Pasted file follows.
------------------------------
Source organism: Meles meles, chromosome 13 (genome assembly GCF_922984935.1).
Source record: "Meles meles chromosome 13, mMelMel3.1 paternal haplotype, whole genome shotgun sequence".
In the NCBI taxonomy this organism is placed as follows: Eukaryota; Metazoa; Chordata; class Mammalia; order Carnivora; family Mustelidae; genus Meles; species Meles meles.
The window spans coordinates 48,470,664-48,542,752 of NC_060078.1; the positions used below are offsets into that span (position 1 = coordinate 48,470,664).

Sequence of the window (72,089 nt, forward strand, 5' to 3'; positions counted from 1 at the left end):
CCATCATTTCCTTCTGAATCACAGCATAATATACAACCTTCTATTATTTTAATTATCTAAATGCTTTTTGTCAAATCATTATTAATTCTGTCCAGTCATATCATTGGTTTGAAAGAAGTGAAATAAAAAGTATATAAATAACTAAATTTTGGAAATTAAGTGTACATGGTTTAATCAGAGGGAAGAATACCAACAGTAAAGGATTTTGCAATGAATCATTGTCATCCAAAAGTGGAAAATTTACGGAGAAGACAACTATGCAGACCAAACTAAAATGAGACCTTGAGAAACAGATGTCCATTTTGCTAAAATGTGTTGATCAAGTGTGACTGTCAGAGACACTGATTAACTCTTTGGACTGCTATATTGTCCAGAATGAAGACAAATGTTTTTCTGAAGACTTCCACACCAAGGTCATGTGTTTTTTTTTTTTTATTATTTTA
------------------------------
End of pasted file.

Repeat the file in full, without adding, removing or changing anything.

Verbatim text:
Source organism: Meles meles, chromosome 13 (genome assembly GCF_922984935.1).
Source record: "Meles meles chromosome 13, mMelMel3.1 paternal haplotype, whole genome shotgun sequence".
In the NCBI taxonomy this organism is placed as follows: Eukaryota; Metazoa; Chordata; class Mammalia; order Carnivora; family Mustelidae; genus Meles; species Meles meles.
The window spans coordinates 48,470,664-48,542,752 of NC_060078.1; the positions used below are offsets into that span (position 1 = coordinate 48,470,664).

Sequence of the window (72,089 nt, forward strand, 5' to 3'; positions counted from 1 at the left end):
CCATCATTTCCTTCTGAATCACAGCATAATATACAACCTTCTATTATTTTAATTATCTAAATGCTTTTTGTCAAATCATTATTAATTCTGTCCAGTCATATCATTGGTTTGAAAGAAGTGAAATAAAAAGTATATAAATAACTAAATTTTGGAAATTAAGTGTACATGGTTTAATCAGAGGGAAGAATACCAACAGTAAAGGATTTTGCAATGAATCATTGTCATCCAAAAGTGGAAAATTTACGGAGAAGACAACTATGCAGACCAAACTAAAATGAGACCTTGAGAAACAGATGTCCATTTTGCTAAAATGTGTTGATCAAGTGTGACTGTCAGAGACACTGATTAACTCTTTGGACTGCTATATTGTCCAGAATGAAGACAAATGTTTTTCTGAAGACTTCCACACCAAGGTCATGTGTTTTTTTTTTTTTATTATTTTA